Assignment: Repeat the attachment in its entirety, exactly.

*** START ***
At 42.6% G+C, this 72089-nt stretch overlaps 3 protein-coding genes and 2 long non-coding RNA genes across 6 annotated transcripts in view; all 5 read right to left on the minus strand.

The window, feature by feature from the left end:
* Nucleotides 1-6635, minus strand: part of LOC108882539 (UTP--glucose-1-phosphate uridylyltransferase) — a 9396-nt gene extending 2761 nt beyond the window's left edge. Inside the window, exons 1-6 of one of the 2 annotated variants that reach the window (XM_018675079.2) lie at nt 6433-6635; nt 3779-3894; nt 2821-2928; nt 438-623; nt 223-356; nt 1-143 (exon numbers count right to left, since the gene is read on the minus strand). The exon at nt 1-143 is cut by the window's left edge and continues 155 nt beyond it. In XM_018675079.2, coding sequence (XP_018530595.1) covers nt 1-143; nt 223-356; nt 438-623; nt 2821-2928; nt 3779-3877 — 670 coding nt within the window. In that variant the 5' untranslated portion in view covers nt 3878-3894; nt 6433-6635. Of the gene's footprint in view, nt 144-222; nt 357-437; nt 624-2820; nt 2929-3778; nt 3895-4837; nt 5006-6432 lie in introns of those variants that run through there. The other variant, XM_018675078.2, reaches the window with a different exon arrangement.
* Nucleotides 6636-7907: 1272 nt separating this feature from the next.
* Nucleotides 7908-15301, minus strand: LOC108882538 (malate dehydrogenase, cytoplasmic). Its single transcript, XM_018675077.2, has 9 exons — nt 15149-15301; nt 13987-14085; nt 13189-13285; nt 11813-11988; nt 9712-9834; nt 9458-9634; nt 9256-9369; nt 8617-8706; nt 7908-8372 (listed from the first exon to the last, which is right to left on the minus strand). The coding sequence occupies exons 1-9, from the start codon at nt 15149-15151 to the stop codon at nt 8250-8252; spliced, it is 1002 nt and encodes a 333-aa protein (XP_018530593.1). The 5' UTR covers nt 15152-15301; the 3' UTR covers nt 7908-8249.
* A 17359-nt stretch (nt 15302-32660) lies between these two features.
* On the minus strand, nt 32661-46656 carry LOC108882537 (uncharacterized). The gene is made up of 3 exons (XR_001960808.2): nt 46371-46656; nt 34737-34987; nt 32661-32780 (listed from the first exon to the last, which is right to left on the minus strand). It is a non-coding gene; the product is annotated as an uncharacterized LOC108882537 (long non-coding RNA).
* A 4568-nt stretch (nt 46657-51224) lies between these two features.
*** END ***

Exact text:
At 42.6% G+C, this 72089-nt stretch overlaps 3 protein-coding genes and 2 long non-coding RNA genes across 6 annotated transcripts in view; all 5 read right to left on the minus strand.

The window, feature by feature from the left end:
* Nucleotides 1-6635, minus strand: part of LOC108882539 (UTP--glucose-1-phosphate uridylyltransferase) — a 9396-nt gene extending 2761 nt beyond the window's left edge. Inside the window, exons 1-6 of one of the 2 annotated variants that reach the window (XM_018675079.2) lie at nt 6433-6635; nt 3779-3894; nt 2821-2928; nt 438-623; nt 223-356; nt 1-143 (exon numbers count right to left, since the gene is read on the minus strand). The exon at nt 1-143 is cut by the window's left edge and continues 155 nt beyond it. In XM_018675079.2, coding sequence (XP_018530595.1) covers nt 1-143; nt 223-356; nt 438-623; nt 2821-2928; nt 3779-3877 — 670 coding nt within the window. In that variant the 5' untranslated portion in view covers nt 3878-3894; nt 6433-6635. Of the gene's footprint in view, nt 144-222; nt 357-437; nt 624-2820; nt 2929-3778; nt 3895-4837; nt 5006-6432 lie in introns of those variants that run through there. The other variant, XM_018675078.2, reaches the window with a different exon arrangement.
* Nucleotides 6636-7907: 1272 nt separating this feature from the next.
* Nucleotides 7908-15301, minus strand: LOC108882538 (malate dehydrogenase, cytoplasmic). Its single transcript, XM_018675077.2, has 9 exons — nt 15149-15301; nt 13987-14085; nt 13189-13285; nt 11813-11988; nt 9712-9834; nt 9458-9634; nt 9256-9369; nt 8617-8706; nt 7908-8372 (listed from the first exon to the last, which is right to left on the minus strand). The coding sequence occupies exons 1-9, from the start codon at nt 15149-15151 to the stop codon at nt 8250-8252; spliced, it is 1002 nt and encodes a 333-aa protein (XP_018530593.1). The 5' UTR covers nt 15152-15301; the 3' UTR covers nt 7908-8249.
* A 17359-nt stretch (nt 15302-32660) lies between these two features.
* On the minus strand, nt 32661-46656 carry LOC108882537 (uncharacterized). The gene is made up of 3 exons (XR_001960808.2): nt 46371-46656; nt 34737-34987; nt 32661-32780 (listed from the first exon to the last, which is right to left on the minus strand). It is a non-coding gene; the product is annotated as an uncharacterized LOC108882537 (long non-coding RNA).
* A 4568-nt stretch (nt 46657-51224) lies between these two features.